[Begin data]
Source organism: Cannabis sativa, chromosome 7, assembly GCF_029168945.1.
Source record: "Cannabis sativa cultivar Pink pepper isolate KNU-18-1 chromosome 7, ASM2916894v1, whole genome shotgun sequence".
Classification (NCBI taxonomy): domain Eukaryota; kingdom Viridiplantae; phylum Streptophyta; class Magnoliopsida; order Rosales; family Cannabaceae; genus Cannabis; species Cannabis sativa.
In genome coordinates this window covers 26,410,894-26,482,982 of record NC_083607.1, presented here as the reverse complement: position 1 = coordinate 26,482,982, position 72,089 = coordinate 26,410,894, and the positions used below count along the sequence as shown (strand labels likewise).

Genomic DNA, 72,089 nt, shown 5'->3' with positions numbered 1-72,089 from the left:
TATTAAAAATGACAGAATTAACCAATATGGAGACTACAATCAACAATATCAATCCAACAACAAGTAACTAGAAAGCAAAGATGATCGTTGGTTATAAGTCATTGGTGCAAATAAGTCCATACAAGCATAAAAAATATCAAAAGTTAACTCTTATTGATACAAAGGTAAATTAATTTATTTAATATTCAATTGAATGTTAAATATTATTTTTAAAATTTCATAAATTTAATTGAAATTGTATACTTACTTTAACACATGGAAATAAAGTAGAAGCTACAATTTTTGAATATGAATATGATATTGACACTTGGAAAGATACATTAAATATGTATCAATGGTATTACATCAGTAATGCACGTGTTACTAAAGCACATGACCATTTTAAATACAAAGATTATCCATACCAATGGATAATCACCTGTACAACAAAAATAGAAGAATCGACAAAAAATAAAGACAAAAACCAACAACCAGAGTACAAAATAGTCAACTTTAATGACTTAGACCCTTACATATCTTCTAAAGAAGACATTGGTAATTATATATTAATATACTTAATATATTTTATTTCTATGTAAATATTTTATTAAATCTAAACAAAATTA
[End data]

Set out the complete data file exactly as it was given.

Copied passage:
Source organism: Cannabis sativa, chromosome 7, assembly GCF_029168945.1.
Source record: "Cannabis sativa cultivar Pink pepper isolate KNU-18-1 chromosome 7, ASM2916894v1, whole genome shotgun sequence".
Classification (NCBI taxonomy): domain Eukaryota; kingdom Viridiplantae; phylum Streptophyta; class Magnoliopsida; order Rosales; family Cannabaceae; genus Cannabis; species Cannabis sativa.
In genome coordinates this window covers 26,410,894-26,482,982 of record NC_083607.1, presented here as the reverse complement: position 1 = coordinate 26,482,982, position 72,089 = coordinate 26,410,894, and the positions used below count along the sequence as shown (strand labels likewise).

Genomic DNA, 72,089 nt, shown 5'->3' with positions numbered 1-72,089 from the left:
TATTAAAAATGACAGAATTAACCAATATGGAGACTACAATCAACAATATCAATCCAACAACAAGTAACTAGAAAGCAAAGATGATCGTTGGTTATAAGTCATTGGTGCAAATAAGTCCATACAAGCATAAAAAATATCAAAAGTTAACTCTTATTGATACAAAGGTAAATTAATTTATTTAATATTCAATTGAATGTTAAATATTATTTTTAAAATTTCATAAATTTAATTGAAATTGTATACTTACTTTAACACATGGAAATAAAGTAGAAGCTACAATTTTTGAATATGAATATGATATTGACACTTGGAAAGATACATTAAATATGTATCAATGGTATTACATCAGTAATGCACGTGTTACTAAAGCACATGACCATTTTAAATACAAAGATTATCCATACCAATGGATAATCACCTGTACAACAAAAATAGAAGAATCGACAAAAAATAAAGACAAAAACCAACAACCAGAGTACAAAATAGTCAACTTTAATGACTTAGACCCTTACATATCTTCTAAAGAAGACATTGGTAATTATATATTAATATACTTAATATATTTTATTTCTATGTAAATATTTTATTAAATCTAAACAAAATTA